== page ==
Christians, if your God had ordered his followers to rape children would you make excuses for that too?
He commanded his followers to commit rape, genocide, infanticide, and condoned slavery and yet Christians will lie and make excuses for him along with pulling your contextual argument as if there is an context in which these things would be acceptable. Is there anything your fictional God can do which is evil enough to cause you to doubt his righteousness?
- RachaelLv 42 months agoFavorite Answer
Yes we absolutely would
- SaraLv 72 months ago
I doubt it. They've held on this long and they're capable of insane mental gymnastics.
- Anonymous2 months ago
A person can battle rape and other sins of lust using the rosary and fasting. The Virgin Mary, known as the Immaculate Conception because she was conceived free from original sin, is the Model of Purity. Mary never sinned during her entire life and is a perpetual virgin.
- 2 months ago
They do whatever a giant, bearded man in the sky does.
I personally find it depressing.
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- 2 months ago
God ordered rapists to be stoned to death so why would he order people to rape children? God also did not order genocide or infanticide and He did not condone slavery.
- SamwiseLv 72 months ago
You make a fair point. As I see it, we've got three choices:
(1) Claim that if God commanded them, these things are good.
(2) Give up the notion that God is always good.
(3) Question the validity of the stories, which means giving up the notion that the Bible is magically perfect.
My phrasing of those options probably indicates which choice I'm making. In my view, the Bible represents different, and evolving, views about God. Most of those particular stories--I kept a log of them when reading the whole Bible--were produced by one particular group of writers in one historical period, the "Deuteronomists" who produced the books known as Deuteronomy, Joshua, and Judges.
Apparently, at that time their notion of God was as a patron of the Hebrews--a rising, powerful competitor of other nations' deities. Later (that is, developed by later writers), we find the identification of the Hebrew God with a creator and ruler of the entire universe, a true monotheism. And what those writers realized was that if you have just one God instead of the usual squabbling pantheon, you can't play gods off against each other and your one God had better be worth worshiping in all ways.
The eventual monotheism required God to be entirely good. The Deuteronomists hadn't gotten there yet; they were more like the 19th-century American "manifest destiny" writers. (Christianity has backslid on occasion.)
Many of the contradictions in the Bible arise because later writers found earlier works unsatisfactory, and they were "inspired by God" (as we say), meaning inspired by a different understanding of God, to challenge those earlier views. Christians really ought to be more conscious of this; the famous passage in the Sermon on the Mount, where Jesus says he's come to "fulfill the Law and the Prophets" (two major components of Hebrew scripture), is followed by examples in which he quotes some statement in those sources AND declares a different point of view.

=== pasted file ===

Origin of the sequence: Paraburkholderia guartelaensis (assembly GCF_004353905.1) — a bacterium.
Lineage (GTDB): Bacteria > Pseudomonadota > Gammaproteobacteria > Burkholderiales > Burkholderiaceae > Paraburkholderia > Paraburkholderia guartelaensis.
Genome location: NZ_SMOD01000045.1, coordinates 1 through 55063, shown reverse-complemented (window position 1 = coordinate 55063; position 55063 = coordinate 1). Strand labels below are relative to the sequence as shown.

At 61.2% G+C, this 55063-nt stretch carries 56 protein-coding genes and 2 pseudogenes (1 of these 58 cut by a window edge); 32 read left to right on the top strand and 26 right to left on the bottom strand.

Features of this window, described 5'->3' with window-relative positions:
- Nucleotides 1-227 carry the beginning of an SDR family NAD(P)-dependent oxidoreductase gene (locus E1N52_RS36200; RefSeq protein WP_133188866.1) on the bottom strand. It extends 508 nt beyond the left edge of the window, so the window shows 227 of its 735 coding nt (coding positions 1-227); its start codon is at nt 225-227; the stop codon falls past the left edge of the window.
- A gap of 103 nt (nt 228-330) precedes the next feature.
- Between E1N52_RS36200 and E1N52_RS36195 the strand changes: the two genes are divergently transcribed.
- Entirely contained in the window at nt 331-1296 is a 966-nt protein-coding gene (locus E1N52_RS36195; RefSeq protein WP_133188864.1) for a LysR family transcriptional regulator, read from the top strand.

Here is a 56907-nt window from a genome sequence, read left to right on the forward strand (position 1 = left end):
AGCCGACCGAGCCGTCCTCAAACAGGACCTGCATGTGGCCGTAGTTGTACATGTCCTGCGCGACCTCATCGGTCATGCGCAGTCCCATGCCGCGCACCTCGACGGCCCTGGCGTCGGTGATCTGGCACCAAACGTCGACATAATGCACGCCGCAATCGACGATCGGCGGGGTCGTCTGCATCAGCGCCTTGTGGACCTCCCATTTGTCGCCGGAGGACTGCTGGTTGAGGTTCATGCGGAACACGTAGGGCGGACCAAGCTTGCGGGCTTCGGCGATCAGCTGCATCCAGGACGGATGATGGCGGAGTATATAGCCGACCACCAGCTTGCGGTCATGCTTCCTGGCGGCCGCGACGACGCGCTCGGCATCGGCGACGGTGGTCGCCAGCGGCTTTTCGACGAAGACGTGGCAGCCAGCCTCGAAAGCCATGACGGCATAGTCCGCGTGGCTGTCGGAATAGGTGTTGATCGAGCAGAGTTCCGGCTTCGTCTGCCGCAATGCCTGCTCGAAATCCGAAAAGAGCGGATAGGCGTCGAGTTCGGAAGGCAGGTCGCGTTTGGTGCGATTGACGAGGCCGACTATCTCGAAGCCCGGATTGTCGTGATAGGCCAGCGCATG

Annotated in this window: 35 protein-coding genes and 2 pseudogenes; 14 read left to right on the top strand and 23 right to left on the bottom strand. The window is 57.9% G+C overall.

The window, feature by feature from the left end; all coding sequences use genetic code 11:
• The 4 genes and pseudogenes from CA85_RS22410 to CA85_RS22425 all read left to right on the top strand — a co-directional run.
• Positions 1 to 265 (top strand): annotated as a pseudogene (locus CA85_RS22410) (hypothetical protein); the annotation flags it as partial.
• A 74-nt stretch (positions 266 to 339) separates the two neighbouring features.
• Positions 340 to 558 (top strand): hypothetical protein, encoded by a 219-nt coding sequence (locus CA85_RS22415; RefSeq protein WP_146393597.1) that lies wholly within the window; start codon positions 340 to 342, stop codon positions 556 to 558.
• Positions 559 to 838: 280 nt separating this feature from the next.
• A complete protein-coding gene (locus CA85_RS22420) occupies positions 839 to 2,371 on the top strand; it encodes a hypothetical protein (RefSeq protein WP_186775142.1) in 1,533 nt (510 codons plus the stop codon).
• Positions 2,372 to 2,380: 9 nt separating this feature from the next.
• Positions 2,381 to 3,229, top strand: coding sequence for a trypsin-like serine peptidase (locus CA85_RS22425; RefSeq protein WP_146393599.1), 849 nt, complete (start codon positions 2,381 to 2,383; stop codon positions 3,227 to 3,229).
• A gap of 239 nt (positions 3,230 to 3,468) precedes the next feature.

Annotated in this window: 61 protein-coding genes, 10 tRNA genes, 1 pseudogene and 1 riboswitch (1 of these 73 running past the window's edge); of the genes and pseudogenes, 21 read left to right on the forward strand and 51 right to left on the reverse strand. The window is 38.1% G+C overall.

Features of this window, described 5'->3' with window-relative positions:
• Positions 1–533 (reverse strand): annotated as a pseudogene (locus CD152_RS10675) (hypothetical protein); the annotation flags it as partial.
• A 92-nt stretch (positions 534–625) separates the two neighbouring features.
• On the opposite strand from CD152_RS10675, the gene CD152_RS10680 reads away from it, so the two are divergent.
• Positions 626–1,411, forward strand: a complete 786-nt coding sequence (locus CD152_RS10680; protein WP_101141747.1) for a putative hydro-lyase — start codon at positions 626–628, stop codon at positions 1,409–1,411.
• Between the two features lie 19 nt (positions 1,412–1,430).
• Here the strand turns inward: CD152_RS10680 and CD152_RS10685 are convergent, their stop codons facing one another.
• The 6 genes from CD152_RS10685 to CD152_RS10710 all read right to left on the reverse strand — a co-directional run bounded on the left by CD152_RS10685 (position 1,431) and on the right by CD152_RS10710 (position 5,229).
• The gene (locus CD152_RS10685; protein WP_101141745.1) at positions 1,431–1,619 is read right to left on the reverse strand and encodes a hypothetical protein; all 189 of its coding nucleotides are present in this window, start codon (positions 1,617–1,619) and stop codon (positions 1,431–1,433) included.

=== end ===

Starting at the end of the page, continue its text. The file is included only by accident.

We need to read the Bible (or any other useful writings) for understanding in context. Bible-worship is a form of idolatry, and like any other form of idolatry, it eventually comes around to self-worship, in this case by worshiping our own interpretations.
The rejection of those violent passages, by the way, is not some new idea. If you read the short book (about 3 pages) of Jonah, and don't get bogged down in the business of the big fish--a mere narrative convenience to move the story along--you'll find that the author was actually making the same point.
Then the LORD said: “You cared about the plant, which you did not work for and which you did not grow, which appeared overnight and perished overnight. And should not I care about Nineveh, that great city, in which there are more than a hundred and twenty thousand persons who do not yet know their right hand from their left, and many beasts as well?”
- HogieLv 72 months ago
Interesting how people like you will bring up these accusations, but never cite chapter and verse to back up your claims.
What is true from this list is the command to carry out genocide against the inhabitants of the land God was giving to the children of Israel. What might interest you is the "why" behind that command, which they did not carry out, by the way.
People like you however are too lazy to dig into the Bible and see what it really says, and why it says certain things.
- JenniferLv 62 months ago
No, but He didn't do that. So your argument is basically just wishful thinking.